How are alternative fuels making greener cars a reality?
There are 2 ways in which they are doing so:
1) Hydrogen fuel cells
Pros: No vehicle emissions other than water vapor. Fuel economy equivalent to about twice that of gasoline vehicles. Hydrogen is abundant, and can be made from renewable energy.
Cons: This space-age technology is expensive. Acceptable range requires extremely-high-pressure, on-board hydrogen storage. Few places to refuel. Hydrogen is very expensive to transport and there is no infrastructure in place yet. Currently hydrogen fuel is made from nonrenewable natural gas in a process that creates enormous CO2 emissions.
The most distinctive feature of the FCX Clarity Fuel Cell Electric Vehicle (FCEV)—other than the fuel cell itself—is the streamlined layout made possible by its compact and efficient powertrain components.
The fuel cell combines hydrogen with oxygen to make electricity. The electricity then powers the electric motor, which in turn propels the vehicle. Water is the only byproduct the FCX Clarity FCEV leaves behind.
2) Battery electric vehicles
Pros: Quiet running, instant torque from electric motor, no emissions from the car, cost per mile is a fraction of that for a gasoline-powered car, widespread electric infrastructure, and electricity can be partially derived from renewable sources.
Cons: Long recharging times, limited range, expensive batteries, electricity production in much of the country uses coal—not a clean-burning source. High-voltage home chargers can be expensive, and public chargers scarce.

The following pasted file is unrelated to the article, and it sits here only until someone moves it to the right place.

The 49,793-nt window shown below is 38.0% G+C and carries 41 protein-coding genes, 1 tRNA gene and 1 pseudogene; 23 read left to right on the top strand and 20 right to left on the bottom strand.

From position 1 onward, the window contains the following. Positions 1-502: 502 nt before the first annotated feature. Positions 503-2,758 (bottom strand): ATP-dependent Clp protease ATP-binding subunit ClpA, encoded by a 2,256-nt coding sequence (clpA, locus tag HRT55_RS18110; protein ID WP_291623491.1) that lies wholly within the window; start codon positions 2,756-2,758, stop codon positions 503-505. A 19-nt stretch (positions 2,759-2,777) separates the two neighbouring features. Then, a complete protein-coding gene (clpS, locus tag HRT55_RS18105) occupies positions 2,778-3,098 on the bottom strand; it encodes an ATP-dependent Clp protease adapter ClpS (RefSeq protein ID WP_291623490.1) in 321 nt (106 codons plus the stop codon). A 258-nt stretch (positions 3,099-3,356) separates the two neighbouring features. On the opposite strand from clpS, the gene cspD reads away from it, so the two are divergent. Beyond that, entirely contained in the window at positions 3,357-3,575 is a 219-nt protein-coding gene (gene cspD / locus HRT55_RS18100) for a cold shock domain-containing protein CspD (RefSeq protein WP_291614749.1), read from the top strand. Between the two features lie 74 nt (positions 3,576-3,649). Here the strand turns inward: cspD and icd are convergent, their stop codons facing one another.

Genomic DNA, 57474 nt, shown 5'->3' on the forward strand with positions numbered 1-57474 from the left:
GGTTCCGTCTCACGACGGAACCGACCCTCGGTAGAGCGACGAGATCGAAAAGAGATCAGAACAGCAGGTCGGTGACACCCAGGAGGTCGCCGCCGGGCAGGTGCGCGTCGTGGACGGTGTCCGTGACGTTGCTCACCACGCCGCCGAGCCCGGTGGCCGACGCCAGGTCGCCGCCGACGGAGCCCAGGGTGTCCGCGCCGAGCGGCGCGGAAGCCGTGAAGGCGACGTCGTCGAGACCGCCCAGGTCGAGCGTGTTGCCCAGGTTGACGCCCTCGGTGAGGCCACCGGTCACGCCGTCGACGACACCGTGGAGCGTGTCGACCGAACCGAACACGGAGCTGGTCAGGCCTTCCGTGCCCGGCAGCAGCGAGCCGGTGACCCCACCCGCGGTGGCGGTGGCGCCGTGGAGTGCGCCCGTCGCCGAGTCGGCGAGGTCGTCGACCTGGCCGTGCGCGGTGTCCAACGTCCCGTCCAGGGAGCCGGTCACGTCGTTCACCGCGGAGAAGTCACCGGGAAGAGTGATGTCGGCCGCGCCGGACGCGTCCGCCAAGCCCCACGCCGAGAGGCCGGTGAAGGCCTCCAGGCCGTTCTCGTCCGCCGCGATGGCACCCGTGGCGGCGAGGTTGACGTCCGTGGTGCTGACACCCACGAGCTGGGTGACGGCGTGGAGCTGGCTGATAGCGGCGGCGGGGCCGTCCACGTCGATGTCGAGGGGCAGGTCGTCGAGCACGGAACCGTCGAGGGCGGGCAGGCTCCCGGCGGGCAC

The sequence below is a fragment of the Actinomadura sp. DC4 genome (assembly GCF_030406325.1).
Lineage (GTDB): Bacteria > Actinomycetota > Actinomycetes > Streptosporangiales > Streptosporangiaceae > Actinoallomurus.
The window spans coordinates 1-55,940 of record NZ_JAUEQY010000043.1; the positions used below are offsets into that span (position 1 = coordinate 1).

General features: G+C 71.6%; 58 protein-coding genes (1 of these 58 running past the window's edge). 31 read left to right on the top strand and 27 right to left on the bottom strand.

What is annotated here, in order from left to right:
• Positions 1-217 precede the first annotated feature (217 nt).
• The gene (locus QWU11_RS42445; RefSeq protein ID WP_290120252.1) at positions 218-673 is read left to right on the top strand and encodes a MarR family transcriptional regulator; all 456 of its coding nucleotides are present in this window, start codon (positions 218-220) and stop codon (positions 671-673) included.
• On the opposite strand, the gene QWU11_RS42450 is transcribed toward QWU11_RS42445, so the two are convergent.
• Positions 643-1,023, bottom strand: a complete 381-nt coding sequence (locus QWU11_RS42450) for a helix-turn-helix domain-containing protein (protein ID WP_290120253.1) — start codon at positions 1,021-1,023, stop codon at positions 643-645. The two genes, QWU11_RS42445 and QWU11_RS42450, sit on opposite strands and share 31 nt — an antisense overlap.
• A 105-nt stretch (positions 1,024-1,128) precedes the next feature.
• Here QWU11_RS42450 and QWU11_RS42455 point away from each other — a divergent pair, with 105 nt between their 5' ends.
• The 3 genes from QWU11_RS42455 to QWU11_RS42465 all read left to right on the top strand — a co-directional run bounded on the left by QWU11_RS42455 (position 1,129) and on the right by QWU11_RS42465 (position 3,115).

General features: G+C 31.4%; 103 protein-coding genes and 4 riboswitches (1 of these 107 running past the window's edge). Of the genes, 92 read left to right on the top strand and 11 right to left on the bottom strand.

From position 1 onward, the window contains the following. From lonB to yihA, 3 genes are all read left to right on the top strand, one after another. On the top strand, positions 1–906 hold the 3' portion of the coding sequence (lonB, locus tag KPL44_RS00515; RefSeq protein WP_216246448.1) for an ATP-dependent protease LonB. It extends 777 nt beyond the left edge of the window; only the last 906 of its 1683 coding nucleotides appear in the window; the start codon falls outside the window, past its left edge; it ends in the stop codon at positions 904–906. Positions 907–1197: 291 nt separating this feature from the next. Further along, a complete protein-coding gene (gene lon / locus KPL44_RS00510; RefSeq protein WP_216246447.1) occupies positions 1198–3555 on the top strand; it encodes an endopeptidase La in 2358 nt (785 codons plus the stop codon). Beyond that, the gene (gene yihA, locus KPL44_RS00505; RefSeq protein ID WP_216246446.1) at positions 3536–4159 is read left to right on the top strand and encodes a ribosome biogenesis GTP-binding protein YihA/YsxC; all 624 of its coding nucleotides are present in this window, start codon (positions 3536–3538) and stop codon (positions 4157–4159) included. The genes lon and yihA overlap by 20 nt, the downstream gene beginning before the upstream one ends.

The Tesla Model S is the flag bearer for battery powered electric cars.
Electricity charges a battery to give the Model S juice for a certain period of time, not unlike your smartphone or laptop. In fact, each Tesla electric car has much more in common with your MacBook than you might think — the company uses lithium-ion batteries just like the type that powers laptops worldwide.
There’s just one difference — Tesla’s batteries are a heck of a lot more powerful. The battery in each Tesla car is actually made up of thousands of lithium-ion cells that have a combined weight of about a thousand pounds, according to the company. Each pack is built at Tesla’s Bay Area headquarters and comes equipped with a heating system that enables the car to function in cold weather.
To get that battery ready to roll, however, you’re going to have to charge the sucker. Again, this process isn’t much different from the way you charge the portable devices you carry around every day — what’s unique here is you’re dealing with a much bigger gadget that carries you around instead. And this is the key difference between a Tesla electric car and a hybrid, like the Toyota Prius — it’s all electric and has to be charged, whereas the Prius runs partially on gasoline but doesn’t have to be charged.
Now even though these technologies are extremely promising, some people prefer the longer range and peace of mind offered by hybrid cars that offer a tweaked internal combustion engine.
But, as time progresses, fully electric cars and FCEVs will become increasingly efficient.